McLarty Compares Attack to Pearl Harbor Bombing

by Gwen Moritz  on Tuesday, Sep. 11, 2001 3:19 pm  

Officials in the Bush Administration immediately scrambled to secure the President's safety, set up interagency communications and quell the fears of financial markets and foreign governments in the wake of terrorist attacks in New York and Washington, D.C.

So said former White House Chief of Staff Mack McLarty in an interview early this afternoon with Arkansas Business. He drew on his experience in the Clinton White House after the World Trade Center bombing in 1993 and the destruction of the Murrah Federal Building in Oklahoma City in 1995.

He would not speculate on the identity of the perpetrators of this morning's attacks on the World Trade Center or the Pentagon, nor would he suggest likely forms of retaliation.

"Your first thought is it's an act of terrorism by those who oppose the U.S. and our values. But we learned from Oklahoma City that it's not always a terrorist from foreign soil," he said.

McLarty said Tuesday's tragedies "greatly superseded" any of the incidents or threats experienced during the Clinton Administration, and he compared it instead to the attack on Pearl Harbor that dragged the U.S. into World War II at the end of 1941.

"I don't think any of us have ever seen [anything like this] except in a Bruce Willis action movie. It has that feel to it that it can't really be happening, and when you see a commercial airliner with passengers on board literally crashing into the World Trade Center, it's terrifying and beyond belief."

The White House, he said, was undoubtedly scrambling to coordinate response to the attacks.

"I think your first step is to establish immediate communications with all agencies to make sure that communications lines are open and flowing, so you know what's going on. And your real responsibility is to protect the President and Commander in Chief and make sure he is secure."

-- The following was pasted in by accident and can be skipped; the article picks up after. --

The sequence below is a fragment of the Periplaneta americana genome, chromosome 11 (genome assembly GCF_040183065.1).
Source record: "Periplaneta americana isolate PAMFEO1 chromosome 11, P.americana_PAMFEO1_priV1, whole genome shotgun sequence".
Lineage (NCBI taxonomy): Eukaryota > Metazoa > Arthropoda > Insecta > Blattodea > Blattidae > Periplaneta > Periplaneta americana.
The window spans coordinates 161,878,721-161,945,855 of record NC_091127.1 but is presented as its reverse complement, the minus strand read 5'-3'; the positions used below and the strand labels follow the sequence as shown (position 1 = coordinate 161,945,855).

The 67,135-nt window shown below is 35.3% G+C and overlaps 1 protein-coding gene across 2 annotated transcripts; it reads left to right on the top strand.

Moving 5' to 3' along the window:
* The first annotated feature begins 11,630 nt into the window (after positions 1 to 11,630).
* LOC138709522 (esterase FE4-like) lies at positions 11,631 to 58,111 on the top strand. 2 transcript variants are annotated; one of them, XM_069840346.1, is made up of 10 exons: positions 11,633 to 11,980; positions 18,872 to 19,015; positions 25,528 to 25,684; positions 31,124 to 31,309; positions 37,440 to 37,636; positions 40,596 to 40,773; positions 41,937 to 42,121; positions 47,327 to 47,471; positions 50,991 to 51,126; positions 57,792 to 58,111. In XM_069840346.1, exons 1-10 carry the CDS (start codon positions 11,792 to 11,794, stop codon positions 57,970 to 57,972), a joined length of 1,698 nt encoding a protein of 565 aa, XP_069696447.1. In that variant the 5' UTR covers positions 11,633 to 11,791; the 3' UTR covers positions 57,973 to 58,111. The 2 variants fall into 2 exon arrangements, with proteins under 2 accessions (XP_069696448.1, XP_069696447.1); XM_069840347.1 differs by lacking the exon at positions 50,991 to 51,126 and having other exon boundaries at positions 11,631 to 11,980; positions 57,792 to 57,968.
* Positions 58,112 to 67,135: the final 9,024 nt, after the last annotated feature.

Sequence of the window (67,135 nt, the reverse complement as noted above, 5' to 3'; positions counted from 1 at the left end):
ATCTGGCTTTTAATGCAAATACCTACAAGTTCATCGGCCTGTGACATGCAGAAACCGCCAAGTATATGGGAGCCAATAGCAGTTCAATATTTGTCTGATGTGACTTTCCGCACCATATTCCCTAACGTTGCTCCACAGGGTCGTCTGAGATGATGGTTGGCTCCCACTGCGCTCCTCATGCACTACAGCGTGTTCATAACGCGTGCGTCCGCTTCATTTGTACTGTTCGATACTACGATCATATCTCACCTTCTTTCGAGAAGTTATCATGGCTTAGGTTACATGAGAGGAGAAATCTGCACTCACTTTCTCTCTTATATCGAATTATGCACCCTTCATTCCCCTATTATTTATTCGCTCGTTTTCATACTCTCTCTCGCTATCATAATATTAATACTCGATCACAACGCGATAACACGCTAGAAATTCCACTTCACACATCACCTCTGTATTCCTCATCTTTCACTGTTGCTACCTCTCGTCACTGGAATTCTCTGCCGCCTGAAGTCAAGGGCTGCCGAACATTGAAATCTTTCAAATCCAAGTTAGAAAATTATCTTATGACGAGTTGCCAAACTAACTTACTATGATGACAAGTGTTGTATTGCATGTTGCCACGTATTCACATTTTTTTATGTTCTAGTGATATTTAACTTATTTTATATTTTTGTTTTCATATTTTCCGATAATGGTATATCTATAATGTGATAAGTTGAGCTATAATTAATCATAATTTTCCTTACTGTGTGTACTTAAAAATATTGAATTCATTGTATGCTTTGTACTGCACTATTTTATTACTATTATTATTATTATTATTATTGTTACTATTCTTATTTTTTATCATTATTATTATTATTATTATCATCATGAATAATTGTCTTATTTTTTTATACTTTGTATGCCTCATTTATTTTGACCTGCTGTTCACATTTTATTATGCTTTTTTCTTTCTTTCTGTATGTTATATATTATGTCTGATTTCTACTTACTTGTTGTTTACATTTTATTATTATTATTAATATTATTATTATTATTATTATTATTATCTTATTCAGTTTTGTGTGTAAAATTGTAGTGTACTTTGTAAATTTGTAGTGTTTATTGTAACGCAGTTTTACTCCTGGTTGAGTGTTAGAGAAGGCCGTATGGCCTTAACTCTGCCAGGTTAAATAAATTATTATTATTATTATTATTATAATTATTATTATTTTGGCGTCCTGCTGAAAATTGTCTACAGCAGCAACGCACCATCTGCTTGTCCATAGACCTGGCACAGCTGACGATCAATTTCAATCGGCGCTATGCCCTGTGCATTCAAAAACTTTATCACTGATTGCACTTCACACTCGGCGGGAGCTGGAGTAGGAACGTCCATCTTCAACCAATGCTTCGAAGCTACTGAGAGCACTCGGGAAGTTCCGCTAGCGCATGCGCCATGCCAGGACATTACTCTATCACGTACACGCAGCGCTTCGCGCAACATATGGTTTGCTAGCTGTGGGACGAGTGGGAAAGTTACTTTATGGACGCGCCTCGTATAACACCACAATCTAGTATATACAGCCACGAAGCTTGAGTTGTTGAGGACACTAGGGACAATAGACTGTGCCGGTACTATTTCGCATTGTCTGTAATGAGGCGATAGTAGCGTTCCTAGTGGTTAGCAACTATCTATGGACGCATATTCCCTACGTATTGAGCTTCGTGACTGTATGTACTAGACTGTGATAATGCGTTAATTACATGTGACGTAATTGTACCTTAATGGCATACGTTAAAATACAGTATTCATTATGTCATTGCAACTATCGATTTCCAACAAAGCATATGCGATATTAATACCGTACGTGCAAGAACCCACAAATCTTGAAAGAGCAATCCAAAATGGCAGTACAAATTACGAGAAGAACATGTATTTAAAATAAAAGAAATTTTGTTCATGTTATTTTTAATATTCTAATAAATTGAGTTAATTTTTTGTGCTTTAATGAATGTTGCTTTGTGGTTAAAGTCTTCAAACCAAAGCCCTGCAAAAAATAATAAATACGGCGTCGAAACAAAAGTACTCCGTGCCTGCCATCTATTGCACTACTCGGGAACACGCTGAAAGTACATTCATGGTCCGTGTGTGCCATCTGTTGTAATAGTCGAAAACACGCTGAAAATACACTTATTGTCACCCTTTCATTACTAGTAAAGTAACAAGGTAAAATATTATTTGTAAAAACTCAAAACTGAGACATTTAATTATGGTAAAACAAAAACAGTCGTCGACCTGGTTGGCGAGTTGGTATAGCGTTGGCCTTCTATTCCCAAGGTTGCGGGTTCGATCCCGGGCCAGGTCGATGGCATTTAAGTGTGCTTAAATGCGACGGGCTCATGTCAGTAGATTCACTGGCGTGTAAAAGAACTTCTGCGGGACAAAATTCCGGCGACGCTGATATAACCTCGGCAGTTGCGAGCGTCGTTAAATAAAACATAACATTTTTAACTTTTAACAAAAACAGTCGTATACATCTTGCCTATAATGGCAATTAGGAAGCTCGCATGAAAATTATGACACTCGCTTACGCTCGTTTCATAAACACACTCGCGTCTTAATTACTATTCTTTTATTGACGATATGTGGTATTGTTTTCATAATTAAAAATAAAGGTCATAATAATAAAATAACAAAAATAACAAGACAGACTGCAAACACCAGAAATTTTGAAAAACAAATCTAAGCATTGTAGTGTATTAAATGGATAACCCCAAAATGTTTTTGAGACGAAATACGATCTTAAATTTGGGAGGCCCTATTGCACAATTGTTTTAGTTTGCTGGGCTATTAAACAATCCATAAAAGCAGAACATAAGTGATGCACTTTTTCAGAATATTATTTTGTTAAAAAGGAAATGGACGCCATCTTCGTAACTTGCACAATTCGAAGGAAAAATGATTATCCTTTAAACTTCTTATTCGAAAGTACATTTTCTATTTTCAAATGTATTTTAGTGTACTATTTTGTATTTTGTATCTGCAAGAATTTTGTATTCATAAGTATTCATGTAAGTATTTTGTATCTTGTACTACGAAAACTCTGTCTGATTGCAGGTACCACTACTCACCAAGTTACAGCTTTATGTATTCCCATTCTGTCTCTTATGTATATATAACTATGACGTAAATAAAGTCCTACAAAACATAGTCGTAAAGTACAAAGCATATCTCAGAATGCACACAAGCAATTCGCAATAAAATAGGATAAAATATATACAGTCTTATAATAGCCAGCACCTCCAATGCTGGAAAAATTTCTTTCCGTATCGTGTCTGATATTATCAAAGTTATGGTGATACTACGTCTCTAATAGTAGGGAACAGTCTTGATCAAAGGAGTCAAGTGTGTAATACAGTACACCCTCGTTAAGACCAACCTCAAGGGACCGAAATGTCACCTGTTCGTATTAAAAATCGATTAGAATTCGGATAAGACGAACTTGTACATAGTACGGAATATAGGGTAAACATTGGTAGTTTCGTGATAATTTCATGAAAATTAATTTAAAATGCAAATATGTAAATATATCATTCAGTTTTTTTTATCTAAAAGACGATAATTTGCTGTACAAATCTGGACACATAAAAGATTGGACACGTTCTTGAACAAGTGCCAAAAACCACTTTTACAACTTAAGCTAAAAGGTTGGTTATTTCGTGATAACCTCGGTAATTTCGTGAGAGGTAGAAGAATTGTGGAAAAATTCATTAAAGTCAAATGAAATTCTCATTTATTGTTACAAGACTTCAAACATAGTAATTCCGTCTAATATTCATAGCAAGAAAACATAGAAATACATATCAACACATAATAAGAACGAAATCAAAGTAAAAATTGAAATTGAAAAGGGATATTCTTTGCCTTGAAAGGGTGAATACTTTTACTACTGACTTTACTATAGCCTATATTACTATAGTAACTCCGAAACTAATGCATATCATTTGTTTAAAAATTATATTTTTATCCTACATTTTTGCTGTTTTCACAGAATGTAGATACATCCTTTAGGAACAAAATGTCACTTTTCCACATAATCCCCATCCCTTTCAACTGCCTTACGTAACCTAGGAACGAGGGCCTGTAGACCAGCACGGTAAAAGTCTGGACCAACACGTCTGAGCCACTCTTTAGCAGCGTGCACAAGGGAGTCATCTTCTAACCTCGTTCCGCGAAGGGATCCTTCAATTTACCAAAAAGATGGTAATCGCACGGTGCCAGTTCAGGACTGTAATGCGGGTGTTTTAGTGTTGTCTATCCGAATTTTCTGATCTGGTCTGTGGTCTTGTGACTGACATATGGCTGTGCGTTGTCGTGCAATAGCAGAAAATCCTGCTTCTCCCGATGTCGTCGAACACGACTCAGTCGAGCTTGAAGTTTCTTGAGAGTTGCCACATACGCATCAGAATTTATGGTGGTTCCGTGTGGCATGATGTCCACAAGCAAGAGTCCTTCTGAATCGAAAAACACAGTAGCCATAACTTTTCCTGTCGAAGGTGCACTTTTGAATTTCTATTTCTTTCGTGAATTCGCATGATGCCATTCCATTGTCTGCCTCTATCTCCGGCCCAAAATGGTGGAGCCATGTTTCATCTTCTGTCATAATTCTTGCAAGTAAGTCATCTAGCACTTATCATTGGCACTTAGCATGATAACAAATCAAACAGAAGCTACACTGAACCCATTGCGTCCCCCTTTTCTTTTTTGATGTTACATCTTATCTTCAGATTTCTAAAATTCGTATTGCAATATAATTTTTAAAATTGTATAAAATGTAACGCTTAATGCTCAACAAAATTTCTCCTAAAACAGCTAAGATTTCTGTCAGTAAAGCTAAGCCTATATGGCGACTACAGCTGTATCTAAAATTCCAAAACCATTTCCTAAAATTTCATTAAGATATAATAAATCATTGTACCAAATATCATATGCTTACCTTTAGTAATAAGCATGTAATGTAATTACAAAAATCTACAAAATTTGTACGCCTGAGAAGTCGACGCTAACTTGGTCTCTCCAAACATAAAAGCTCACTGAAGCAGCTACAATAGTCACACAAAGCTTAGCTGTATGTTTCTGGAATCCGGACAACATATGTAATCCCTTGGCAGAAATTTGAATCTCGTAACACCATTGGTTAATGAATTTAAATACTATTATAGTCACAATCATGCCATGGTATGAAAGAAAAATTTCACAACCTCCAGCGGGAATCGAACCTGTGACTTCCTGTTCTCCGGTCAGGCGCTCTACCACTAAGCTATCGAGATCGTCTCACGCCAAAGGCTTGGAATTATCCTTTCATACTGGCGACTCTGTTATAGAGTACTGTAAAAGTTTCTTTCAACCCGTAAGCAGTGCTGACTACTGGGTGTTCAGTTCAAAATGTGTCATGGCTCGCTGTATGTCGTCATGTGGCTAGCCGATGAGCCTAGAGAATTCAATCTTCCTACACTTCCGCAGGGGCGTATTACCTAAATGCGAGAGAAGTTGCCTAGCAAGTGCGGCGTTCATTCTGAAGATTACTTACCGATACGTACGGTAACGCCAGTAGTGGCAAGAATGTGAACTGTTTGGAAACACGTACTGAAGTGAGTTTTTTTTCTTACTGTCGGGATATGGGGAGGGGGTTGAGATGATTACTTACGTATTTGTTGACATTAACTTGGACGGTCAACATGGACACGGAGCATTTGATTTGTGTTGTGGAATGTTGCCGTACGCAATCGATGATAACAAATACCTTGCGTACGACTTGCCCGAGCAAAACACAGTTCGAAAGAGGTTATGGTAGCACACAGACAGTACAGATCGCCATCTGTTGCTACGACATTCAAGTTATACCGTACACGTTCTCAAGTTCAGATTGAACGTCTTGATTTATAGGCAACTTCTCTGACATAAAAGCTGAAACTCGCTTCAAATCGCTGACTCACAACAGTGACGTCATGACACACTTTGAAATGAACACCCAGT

Although Washington itself was "surrealistic" after an aircraft crashed into the Pentagon, the level of activity in the executive branch "is extremely high," McLarty said.

"Of course you have some very, very experienced and trained and capable people with the Secretary of Defense, Secretary of State, head of the CIA [and] Attorney General, all of whom are obviously taking responsibility."

Another urgent task would be working out a communications strategy for the country and the world to make sure "that any information you communicate is factual, that you send and display the right tone, that you don't make a terrible situation worse by saying something that is ill spoken or ill thought-out."

Part of the communication strategy would necessarily include the domestic financial markets. As chief of staff, McLarty said he had a "hot line" to the New York Stock Exchange.

"The stock exchange is shut down, and they would not have done that without calling the White House," he said.

While Secretary of State Colin Powell was in South America when the attacks on the World Trade Center and the Pentagon occurred, his office could be counted on to immediately begin communication with foreign governments, McLarty said.

"This is why when people criticize the importance and necessity of government — while some of the waste is certainly to be scrutinized — this is why we have capable, dedicated public servants from the President of the United States down to the local fire chief. And we appreciate them when there's a crisis going on," he said.

When asked how the U.S. intelligence community could have been taken unawares and four commercial airliners hijacked on the same morning, McLarty said, "I'm not an intelligence expert or a security expert ... I do think random acts of terrorism are very, very difficult to foresee and to know about ... but this obviously appears to be a well-coordinated effort and, regrettably, executed with some degree of experience and skill."

The offices of Kissinger McLarty Associates, McLarty's consulting partnership with former Secretary of State Henry Kissinger, are several miles from the Pentagon but near the World Bank headquarters, "which would be a potential target," he said.

"Washington is just sort of evacuated," he said. All public events have been canceled.

Early this afternoon, McLarty said he was on his way to his Washington-area home but "I wish I were still in Hope, Arkansas, where I was a couple of weeks ago."

 

 

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